After receiving an email from the National Council on Aging (NCOA), and being a newbie to the term “SNAP Gap”, I was prompted to do a Google search to learn more! And, as I suspected it had nothing to do with snaps on comfy clothing.
As a gerontologist and a social worker, I am always interested in why seniors don’t access services.
I was particularly intrigued with why the Supplemental Nutrition Assistance Program (SNAP) is not being accessed more by older adults, after I learned about the “senior SNAP gap.”
Did you know that 60% of eligible older adults are not enrolled in SNAP?
But my research revealed that the SNAP Gap is not specific only to older adults. The SNAP Gap can mean different things to different people.
One of the most prominent issues that the SNAP Gap addresses, regardless of age, is that SNAP benefits are not enough and that many people with SNAP assistance still skip meals or have to go to food pantries to try and meet their food needs.
So, this makes me wonder, what do people do, particularly seniors, to meet their nutritional needs if they are eligible for SNAP benefits but don’t apply?
The disconnect between such a vital food sustenance program and an older adult person applying may have to do both with how the information is communicated to the older adult and a misunderstanding that the program is not for them.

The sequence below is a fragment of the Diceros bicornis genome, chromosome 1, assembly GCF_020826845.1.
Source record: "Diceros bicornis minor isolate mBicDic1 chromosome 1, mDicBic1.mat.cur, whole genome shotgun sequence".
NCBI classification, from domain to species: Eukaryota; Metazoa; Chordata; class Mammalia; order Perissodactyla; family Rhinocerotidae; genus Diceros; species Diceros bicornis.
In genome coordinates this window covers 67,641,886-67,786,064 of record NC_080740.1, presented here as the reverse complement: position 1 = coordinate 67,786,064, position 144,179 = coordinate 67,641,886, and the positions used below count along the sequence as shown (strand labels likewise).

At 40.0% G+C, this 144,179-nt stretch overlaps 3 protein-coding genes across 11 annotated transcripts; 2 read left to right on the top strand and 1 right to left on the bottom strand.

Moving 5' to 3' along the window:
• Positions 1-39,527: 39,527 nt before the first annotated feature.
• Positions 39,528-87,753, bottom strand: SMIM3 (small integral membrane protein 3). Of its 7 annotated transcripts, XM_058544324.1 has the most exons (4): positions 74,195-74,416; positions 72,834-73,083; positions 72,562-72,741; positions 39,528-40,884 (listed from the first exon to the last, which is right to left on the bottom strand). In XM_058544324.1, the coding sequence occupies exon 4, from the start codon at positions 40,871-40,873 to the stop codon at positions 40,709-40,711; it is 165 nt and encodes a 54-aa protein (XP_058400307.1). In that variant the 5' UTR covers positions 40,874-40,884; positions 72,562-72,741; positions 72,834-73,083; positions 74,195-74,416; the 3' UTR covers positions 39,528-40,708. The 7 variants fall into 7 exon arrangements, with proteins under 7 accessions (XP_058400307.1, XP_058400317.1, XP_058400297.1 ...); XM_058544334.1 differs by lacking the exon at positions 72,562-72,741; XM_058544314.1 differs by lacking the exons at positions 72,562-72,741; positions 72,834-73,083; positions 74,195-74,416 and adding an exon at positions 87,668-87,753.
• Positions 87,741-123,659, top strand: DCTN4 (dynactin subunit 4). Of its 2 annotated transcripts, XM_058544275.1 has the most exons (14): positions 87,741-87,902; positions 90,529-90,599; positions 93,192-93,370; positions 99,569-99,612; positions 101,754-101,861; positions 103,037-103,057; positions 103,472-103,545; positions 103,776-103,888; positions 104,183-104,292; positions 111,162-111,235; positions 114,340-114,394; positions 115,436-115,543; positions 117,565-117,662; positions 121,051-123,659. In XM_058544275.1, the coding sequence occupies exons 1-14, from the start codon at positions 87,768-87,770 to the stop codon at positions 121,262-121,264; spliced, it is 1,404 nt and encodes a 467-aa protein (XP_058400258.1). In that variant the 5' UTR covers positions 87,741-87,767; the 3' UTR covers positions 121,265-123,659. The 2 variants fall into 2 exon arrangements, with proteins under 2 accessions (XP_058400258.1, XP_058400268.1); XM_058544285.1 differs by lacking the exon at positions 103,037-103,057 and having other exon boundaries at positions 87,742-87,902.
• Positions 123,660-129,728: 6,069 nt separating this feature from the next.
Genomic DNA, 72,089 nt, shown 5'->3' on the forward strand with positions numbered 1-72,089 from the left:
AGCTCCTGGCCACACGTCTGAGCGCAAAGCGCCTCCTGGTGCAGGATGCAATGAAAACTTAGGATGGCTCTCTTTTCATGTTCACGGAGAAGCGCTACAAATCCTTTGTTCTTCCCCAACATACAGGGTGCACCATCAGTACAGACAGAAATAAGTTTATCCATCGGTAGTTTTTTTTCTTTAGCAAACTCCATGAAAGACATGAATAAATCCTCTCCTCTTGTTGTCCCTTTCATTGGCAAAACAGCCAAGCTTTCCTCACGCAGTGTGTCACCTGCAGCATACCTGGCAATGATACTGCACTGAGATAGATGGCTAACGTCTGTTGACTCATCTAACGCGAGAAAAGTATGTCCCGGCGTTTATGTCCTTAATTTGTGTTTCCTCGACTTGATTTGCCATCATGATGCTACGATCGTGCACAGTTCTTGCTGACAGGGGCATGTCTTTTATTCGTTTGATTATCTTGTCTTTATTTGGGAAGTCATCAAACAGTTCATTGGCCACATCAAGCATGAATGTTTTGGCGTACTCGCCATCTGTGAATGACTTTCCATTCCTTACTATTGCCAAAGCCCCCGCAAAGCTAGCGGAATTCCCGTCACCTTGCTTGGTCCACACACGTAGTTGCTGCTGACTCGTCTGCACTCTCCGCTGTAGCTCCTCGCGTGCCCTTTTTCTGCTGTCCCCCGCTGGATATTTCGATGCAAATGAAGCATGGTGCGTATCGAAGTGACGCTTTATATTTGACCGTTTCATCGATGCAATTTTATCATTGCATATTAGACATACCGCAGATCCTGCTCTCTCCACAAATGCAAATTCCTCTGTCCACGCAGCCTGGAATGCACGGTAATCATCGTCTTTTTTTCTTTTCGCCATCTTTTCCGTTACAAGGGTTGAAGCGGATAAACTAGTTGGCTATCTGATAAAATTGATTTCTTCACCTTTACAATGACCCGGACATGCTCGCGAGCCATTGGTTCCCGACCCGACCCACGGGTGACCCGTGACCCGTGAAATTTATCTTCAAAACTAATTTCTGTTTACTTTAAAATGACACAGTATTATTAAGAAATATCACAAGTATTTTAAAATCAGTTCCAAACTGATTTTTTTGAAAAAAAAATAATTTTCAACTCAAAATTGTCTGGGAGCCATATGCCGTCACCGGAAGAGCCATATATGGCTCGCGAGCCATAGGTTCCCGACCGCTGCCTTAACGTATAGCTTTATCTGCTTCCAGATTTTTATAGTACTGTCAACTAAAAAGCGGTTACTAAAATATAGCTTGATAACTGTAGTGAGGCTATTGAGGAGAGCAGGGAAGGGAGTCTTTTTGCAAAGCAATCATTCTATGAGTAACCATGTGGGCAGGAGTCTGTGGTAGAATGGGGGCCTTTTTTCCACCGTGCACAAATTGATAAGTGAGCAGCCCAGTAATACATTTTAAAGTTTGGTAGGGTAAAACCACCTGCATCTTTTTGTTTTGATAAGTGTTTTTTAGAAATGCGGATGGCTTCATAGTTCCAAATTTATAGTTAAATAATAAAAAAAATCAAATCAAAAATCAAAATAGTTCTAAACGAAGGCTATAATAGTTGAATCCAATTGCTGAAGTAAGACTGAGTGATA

The NCOA finds that many seniors—and the people who serve them—still believe that they will qualify for only the minimum SNAP benefit amount, which is $16 a month. This inaccurate assumption translates into millions of older adults, who face food insecurities, too often making a choice between paying for food or medicine.
Hence, they are at risk for exacerbating health problems and jeopardizing their independence.
What can you do? Misunderstandings about seniors and SNAP benefits can be answered by sharing NCOA’s fact sheet that speaks to how the program helps older adults.
Our Good Life Coordinators here at H.O.M.E.’s Good Life Senior Residences, do benefit check-ups for senior residents as we want to make sure they are reaching their full potential when it comes to accessing resources like SNAP.